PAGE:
Hugh Laurie and how I wish I were a polymath…

11 09 2011

Hugh Laurie has just released an album of American Blues, called “Let Them Talk”. I am madly driving around in my car with it on my CD player just so I can listen to it and drive. Blues are great driving music. Heck, they are just great music, especially when you are listening to a fantastic pianist, and the crew of blues experts Laurie has gathered around him to play. I’ve always liked New Orleans Blues, and I’m thrilled people will get a chance to hear them, with the star power Dr. House can bring. Perhaps people will actually start listening to them again, and the Ottawa Blues Festival will ditch the need to include pop and screamer rock in their line-up…sigh.

But I am beginning to feel despair. Here is the lovely Hugh Laurie, multi-talented artist, rower, father, actor, writer, and musician. Is there anything he CAN’T do? (Well, other than shave, apparently) And here am I, struggling to write a single book, teaching myself ukulele because if I play it badly (as I do with all the instruments I try) it won’t much matter (though thanks to James Hill and the Ukulele Orchestra of Great Britain, this is no longer a safe claim), knitting misshapen squares and sewing angled straight edges. While I try everything and scrape by, he tries things and brings grace, humour, and humility as well as expertise to them.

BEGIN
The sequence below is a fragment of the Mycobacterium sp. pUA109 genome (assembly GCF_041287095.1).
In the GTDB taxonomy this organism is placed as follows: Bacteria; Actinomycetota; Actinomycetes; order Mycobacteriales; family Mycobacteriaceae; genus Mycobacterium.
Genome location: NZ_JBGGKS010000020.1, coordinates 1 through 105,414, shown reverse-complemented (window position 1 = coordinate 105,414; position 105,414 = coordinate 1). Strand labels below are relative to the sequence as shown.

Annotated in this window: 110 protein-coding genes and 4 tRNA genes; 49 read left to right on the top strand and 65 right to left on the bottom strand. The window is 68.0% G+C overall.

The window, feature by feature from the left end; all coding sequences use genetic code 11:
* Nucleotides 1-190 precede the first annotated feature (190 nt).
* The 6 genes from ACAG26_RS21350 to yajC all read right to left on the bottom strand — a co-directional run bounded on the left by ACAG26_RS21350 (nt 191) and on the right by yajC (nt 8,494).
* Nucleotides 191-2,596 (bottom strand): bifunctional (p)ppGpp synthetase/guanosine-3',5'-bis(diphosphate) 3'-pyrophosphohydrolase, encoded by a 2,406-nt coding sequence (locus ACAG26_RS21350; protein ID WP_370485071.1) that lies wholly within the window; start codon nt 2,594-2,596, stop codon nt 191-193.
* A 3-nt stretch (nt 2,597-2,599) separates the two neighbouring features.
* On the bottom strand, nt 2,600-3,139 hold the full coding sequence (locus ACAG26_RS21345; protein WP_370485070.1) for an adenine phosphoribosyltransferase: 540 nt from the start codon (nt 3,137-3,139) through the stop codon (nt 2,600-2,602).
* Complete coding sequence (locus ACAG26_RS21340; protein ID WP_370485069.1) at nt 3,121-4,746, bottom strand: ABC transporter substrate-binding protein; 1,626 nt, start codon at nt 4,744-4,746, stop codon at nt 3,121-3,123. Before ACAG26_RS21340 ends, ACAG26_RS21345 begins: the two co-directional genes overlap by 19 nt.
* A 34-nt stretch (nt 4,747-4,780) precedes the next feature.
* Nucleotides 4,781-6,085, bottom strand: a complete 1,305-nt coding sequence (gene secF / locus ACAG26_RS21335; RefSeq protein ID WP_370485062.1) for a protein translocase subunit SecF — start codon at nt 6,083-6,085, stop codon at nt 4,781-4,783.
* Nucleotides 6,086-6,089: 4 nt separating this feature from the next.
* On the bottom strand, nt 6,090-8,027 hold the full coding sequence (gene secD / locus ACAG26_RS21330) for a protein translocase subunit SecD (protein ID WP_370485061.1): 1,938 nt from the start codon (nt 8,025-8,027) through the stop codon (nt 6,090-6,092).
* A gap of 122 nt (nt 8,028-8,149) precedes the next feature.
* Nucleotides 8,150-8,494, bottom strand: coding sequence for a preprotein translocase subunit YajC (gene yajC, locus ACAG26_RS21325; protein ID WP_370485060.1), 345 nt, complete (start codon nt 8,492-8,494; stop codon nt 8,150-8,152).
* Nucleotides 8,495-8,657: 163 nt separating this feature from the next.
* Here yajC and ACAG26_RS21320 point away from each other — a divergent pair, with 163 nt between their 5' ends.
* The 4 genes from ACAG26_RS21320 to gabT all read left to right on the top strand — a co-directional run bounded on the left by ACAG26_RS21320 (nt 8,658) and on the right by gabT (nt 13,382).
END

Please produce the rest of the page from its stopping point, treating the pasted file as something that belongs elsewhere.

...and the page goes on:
We are about the same age, he and I. I feel so unaccomplished.

I think it must be the education one gets at Oxford. Or something. The utter brilliance Brits that come from that system show is wonderful, broad, esoteric, polymathic (which doesn’t mean they know a lot about math). I think my narrow education in the US followed by my nursing education has left something to be desired. My kids seem to feel that need, too, expanding their studies into the why’s of things as versus just the hows and whats. I hope it helps them. Already two of them have accomplished more than I, and they are half my age. And the third is gathering strength for the fight. They astonish me.

It also makes me feel urgent about accomplishing something well. Recently I’ve been entering lots of writing contests as a quick and dirty way to give me deadlines and force my hand into the writing position. So I crank out crappy stuff quickly and can assuage myself that I am at least writing. I signed up again for the three-day novel contest, and got well into a story when it occurred to me I’d had quite enough of writing fast stuff with little redeeming social value. I need to devote the time to writing well. To the dreaded revision, to looking at my stuff with the eye of someone who does have some writing chops to bring to bear. It’s no longer okay for me to do “well enough”.

Of course, this gives my ability to procrastinate full rampant control, but it’s September now, and my brain wants a challenge. It’s time.

So I’m going to put on some Hugh Laurie and his crew, some Muddy Waters and Louis Armstrong and Ray Charles and Long John Baldry, and get my sorry arse to work.

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